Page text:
Like many people, I have always operated with the belief that unless you intend to breed your dog you should spay or neuter your pet. I have always believed that to keep an animal intact without breeding them creates a greater risk of getting cancer and other diseases. After reading a blog post about recent research in this area, I have to relay the information I learned- this isn’t always the case.
The first thing I learned is kind of a duh, aha, science moment. Just like everything else in the body, reproductive organs do perform more than one function. They secrete hormones that effect the growth and development of the muscles and skeletal system, urinary tract, heart and blood vessels, bones, skin, mucous membranes, and the brain to name a few. Thus, it seems to make sense that removing an organ too early that produces these hormones would the growth and development of these functions.
I always remember hearing that when a male puppy starts urinating by lifting his leg he’s “ready” to be neutered. This is generally between 6 months to a year. A study on Golden Retrievers found that males neutered before the age of 12 months were twice as likely to suffer from hip dysplasia. Three times more early-neutered males were likely to have lymphosarcoma. Females spayed after the age of 12 months were four times more likely to have hemangiosarcoma than intact or early-spayed females.
Well that seems contradictory to everything that I have always believed or been told. And the basic science sure seems to make sense. But, what about the behavioral issues that I’ve heard about? Male intact dogs seem more…aggressive? Female dogs will be in heat. This can be a problem. Or can it?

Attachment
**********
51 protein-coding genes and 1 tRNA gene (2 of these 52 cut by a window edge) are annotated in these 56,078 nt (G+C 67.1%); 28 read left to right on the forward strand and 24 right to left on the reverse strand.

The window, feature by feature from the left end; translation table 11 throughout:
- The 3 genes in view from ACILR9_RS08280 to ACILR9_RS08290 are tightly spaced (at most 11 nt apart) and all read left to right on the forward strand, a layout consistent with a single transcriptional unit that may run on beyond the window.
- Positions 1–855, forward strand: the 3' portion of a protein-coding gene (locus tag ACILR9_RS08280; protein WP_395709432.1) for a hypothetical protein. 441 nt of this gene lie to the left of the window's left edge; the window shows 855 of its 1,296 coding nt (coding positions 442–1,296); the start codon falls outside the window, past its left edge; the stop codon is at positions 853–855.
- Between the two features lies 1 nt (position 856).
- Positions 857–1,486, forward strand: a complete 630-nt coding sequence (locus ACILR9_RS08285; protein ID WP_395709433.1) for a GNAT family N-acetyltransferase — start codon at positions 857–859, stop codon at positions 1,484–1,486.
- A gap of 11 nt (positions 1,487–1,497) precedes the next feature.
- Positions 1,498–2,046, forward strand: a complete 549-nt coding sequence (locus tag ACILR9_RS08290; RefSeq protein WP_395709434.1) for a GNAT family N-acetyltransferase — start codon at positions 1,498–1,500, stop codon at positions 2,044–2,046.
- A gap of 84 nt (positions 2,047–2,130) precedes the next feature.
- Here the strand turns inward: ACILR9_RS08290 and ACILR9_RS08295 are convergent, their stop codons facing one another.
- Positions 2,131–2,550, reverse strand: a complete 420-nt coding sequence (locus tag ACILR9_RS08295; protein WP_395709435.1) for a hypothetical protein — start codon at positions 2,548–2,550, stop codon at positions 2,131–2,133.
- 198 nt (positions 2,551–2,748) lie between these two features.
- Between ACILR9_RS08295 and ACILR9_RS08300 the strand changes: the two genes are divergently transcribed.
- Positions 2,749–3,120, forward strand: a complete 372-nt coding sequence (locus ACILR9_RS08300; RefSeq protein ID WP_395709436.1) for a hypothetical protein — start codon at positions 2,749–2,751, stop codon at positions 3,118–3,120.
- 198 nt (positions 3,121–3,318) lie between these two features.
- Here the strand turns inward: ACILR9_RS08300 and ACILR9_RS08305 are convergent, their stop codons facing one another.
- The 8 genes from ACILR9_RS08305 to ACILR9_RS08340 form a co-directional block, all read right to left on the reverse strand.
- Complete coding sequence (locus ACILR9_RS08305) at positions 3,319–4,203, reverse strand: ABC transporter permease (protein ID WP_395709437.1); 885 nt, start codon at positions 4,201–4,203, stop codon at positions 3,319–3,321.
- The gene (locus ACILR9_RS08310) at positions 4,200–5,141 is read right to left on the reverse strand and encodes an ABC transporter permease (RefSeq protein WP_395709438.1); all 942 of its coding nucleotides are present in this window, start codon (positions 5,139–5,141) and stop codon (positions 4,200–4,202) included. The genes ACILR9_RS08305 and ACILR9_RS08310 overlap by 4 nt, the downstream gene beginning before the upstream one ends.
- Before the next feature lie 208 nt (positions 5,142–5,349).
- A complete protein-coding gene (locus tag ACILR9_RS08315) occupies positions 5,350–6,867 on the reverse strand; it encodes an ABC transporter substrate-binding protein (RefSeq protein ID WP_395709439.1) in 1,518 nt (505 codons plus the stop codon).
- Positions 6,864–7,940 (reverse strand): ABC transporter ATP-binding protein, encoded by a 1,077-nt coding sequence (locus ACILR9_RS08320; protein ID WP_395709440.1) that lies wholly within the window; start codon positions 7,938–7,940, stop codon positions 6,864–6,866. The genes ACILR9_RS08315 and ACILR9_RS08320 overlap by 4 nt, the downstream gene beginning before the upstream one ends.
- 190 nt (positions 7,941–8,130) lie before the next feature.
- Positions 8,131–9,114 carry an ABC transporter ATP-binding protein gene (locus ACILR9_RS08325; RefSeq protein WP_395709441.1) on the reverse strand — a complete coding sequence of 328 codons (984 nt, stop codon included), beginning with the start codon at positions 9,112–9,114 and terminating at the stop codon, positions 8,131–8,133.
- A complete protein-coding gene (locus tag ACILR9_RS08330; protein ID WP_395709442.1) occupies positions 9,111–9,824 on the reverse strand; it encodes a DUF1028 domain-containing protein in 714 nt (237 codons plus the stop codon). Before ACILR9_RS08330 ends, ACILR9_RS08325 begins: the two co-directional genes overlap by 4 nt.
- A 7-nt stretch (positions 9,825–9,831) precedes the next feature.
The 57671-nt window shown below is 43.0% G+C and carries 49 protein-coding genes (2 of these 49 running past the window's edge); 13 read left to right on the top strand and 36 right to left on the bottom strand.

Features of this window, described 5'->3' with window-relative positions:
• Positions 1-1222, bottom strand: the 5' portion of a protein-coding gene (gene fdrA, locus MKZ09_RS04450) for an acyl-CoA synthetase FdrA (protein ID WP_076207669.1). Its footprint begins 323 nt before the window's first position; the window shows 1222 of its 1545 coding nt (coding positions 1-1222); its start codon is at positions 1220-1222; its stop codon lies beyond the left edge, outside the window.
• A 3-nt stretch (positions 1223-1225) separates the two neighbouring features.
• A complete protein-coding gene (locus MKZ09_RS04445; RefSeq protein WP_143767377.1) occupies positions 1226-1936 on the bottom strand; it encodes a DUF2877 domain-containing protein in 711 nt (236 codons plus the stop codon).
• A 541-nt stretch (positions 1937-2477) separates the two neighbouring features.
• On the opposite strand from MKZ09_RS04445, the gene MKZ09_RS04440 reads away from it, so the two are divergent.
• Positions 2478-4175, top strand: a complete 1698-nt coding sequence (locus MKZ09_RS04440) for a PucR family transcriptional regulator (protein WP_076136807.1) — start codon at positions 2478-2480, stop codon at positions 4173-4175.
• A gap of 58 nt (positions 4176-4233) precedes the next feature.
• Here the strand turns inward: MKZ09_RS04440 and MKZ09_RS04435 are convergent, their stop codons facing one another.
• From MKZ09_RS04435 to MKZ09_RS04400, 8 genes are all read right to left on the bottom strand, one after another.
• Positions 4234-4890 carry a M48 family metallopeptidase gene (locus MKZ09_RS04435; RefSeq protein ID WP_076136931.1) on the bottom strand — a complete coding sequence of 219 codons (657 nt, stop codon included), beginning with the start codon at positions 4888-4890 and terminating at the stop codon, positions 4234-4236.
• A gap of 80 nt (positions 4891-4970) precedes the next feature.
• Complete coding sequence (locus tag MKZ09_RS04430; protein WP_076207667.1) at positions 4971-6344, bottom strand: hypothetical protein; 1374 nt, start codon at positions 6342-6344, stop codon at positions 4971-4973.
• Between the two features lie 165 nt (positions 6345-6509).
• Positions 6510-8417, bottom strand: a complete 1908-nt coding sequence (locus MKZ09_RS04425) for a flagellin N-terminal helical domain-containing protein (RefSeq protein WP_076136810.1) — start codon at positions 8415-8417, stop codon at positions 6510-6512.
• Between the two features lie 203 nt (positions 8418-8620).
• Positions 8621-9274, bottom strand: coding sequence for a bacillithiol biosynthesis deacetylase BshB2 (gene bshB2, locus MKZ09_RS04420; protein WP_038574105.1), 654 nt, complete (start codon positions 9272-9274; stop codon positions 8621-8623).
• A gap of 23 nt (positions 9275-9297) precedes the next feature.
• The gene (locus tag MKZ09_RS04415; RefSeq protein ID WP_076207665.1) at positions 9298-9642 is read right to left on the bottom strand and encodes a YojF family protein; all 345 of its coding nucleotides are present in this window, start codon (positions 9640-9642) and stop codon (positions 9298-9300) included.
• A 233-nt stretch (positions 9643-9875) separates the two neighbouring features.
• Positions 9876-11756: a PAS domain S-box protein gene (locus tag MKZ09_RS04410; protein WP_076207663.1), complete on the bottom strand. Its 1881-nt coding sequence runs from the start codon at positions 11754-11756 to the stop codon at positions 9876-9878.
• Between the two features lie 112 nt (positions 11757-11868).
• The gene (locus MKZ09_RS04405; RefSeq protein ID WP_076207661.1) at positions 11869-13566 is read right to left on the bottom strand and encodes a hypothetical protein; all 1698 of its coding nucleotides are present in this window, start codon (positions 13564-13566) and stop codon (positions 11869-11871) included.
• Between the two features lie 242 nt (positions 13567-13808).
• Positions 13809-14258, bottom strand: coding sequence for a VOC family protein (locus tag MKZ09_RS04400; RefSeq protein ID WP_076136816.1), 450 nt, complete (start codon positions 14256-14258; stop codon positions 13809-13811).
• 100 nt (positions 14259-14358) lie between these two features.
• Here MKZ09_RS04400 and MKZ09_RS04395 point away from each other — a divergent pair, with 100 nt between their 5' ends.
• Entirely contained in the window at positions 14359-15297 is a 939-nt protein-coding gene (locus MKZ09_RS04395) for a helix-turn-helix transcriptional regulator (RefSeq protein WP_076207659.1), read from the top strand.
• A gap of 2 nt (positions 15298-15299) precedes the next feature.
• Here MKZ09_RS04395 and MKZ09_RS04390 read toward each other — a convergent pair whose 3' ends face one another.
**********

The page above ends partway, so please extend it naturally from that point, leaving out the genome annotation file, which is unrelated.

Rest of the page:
If you are willing to be a dedicated owner, you can train a polite, intact dog. Read this article for facts on the behavioral data for intact versus spayed/neutered animals. Timing is everything.
And then there is the other side of the coin. This study of female Rottweilers spayed after the age of six were found to have “exceptional longevity” compared to females spayed at an earlier age. An alternative is sterilization. This study outlines a correlation between sterilization and longer life span when compared to intact dogs.
Reggie is neutered and he was certainly neutered before the age of one because that’s when we got him. According the article cited above, the most common behavior problems are not aggression in early-age (before 12 months) neutered dogs but noise phobias (check), fearful behavior (check), and reactivity (check). Aggression is on the list but it is one of many.
The fact is, I will more than likely never get a dog from a breeder. I will always opt for a dog from a shelter. And because of that the dog will probably already be spayed or neutered or I will be required to spay or neuter the animal before taking ownership. If I have the ability to make my own decision in the future, I will certainly discuss options with my vet for the animal in question. Whatever I do, it seems like waiting until after canine puberty is the right thing to do for the animal’s overall health- regardless of the final decision.